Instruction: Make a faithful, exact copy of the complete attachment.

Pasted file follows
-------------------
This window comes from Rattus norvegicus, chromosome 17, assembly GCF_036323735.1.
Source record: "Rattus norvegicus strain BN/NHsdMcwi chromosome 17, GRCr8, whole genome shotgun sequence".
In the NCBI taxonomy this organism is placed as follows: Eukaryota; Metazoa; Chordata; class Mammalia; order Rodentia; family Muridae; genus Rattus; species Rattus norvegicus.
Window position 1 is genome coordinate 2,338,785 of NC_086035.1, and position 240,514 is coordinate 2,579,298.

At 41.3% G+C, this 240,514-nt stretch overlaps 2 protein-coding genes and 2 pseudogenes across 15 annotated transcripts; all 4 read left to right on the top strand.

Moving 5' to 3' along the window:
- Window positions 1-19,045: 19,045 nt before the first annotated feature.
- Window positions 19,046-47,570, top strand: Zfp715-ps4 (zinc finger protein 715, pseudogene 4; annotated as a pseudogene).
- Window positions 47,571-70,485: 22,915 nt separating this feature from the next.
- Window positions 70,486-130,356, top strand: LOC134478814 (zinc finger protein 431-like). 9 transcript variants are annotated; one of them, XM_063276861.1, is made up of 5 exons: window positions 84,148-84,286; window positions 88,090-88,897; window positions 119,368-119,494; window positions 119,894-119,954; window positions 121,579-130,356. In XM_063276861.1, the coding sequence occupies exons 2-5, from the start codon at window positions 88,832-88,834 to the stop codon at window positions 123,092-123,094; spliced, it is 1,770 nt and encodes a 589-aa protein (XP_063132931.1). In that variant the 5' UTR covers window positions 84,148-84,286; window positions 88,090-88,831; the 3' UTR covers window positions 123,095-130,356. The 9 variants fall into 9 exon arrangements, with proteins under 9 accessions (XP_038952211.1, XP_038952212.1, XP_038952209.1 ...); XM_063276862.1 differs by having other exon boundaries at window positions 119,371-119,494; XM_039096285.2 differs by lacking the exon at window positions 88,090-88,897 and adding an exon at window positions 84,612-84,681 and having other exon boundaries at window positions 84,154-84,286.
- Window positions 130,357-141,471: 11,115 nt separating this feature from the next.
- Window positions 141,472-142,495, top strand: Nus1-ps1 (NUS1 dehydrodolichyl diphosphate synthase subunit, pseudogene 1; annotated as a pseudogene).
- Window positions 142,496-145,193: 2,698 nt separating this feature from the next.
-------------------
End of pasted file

This window comes from Rattus norvegicus, chromosome 17, assembly GCF_036323735.1.
Source record: "Rattus norvegicus strain BN/NHsdMcwi chromosome 17, GRCr8, whole genome shotgun sequence".
In the NCBI taxonomy this organism is placed as follows: Eukaryota; Metazoa; Chordata; class Mammalia; order Rodentia; family Muridae; genus Rattus; species Rattus norvegicus.
Window position 1 is genome coordinate 2,338,785 of NC_086035.1, and position 240,514 is coordinate 2,579,298.

At 41.3% G+C, this 240,514-nt stretch overlaps 2 protein-coding genes and 2 pseudogenes across 15 annotated transcripts; all 4 read left to right on the top strand.

Moving 5' to 3' along the window:
- Window positions 1-19,045: 19,045 nt before the first annotated feature.
- Window positions 19,046-47,570, top strand: Zfp715-ps4 (zinc finger protein 715, pseudogene 4; annotated as a pseudogene).
- Window positions 47,571-70,485: 22,915 nt separating this feature from the next.
- Window positions 70,486-130,356, top strand: LOC134478814 (zinc finger protein 431-like). 9 transcript variants are annotated; one of them, XM_063276861.1, is made up of 5 exons: window positions 84,148-84,286; window positions 88,090-88,897; window positions 119,368-119,494; window positions 119,894-119,954; window positions 121,579-130,356. In XM_063276861.1, the coding sequence occupies exons 2-5, from the start codon at window positions 88,832-88,834 to the stop codon at window positions 123,092-123,094; spliced, it is 1,770 nt and encodes a 589-aa protein (XP_063132931.1). In that variant the 5' UTR covers window positions 84,148-84,286; window positions 88,090-88,831; the 3' UTR covers window positions 123,095-130,356. The 9 variants fall into 9 exon arrangements, with proteins under 9 accessions (XP_038952211.1, XP_038952212.1, XP_038952209.1 ...); XM_063276862.1 differs by having other exon boundaries at window positions 119,371-119,494; XM_039096285.2 differs by lacking the exon at window positions 88,090-88,897 and adding an exon at window positions 84,612-84,681 and having other exon boundaries at window positions 84,154-84,286.
- Window positions 130,357-141,471: 11,115 nt separating this feature from the next.
- Window positions 141,472-142,495, top strand: Nus1-ps1 (NUS1 dehydrodolichyl diphosphate synthase subunit, pseudogene 1; annotated as a pseudogene).
- Window positions 142,496-145,193: 2,698 nt separating this feature from the next.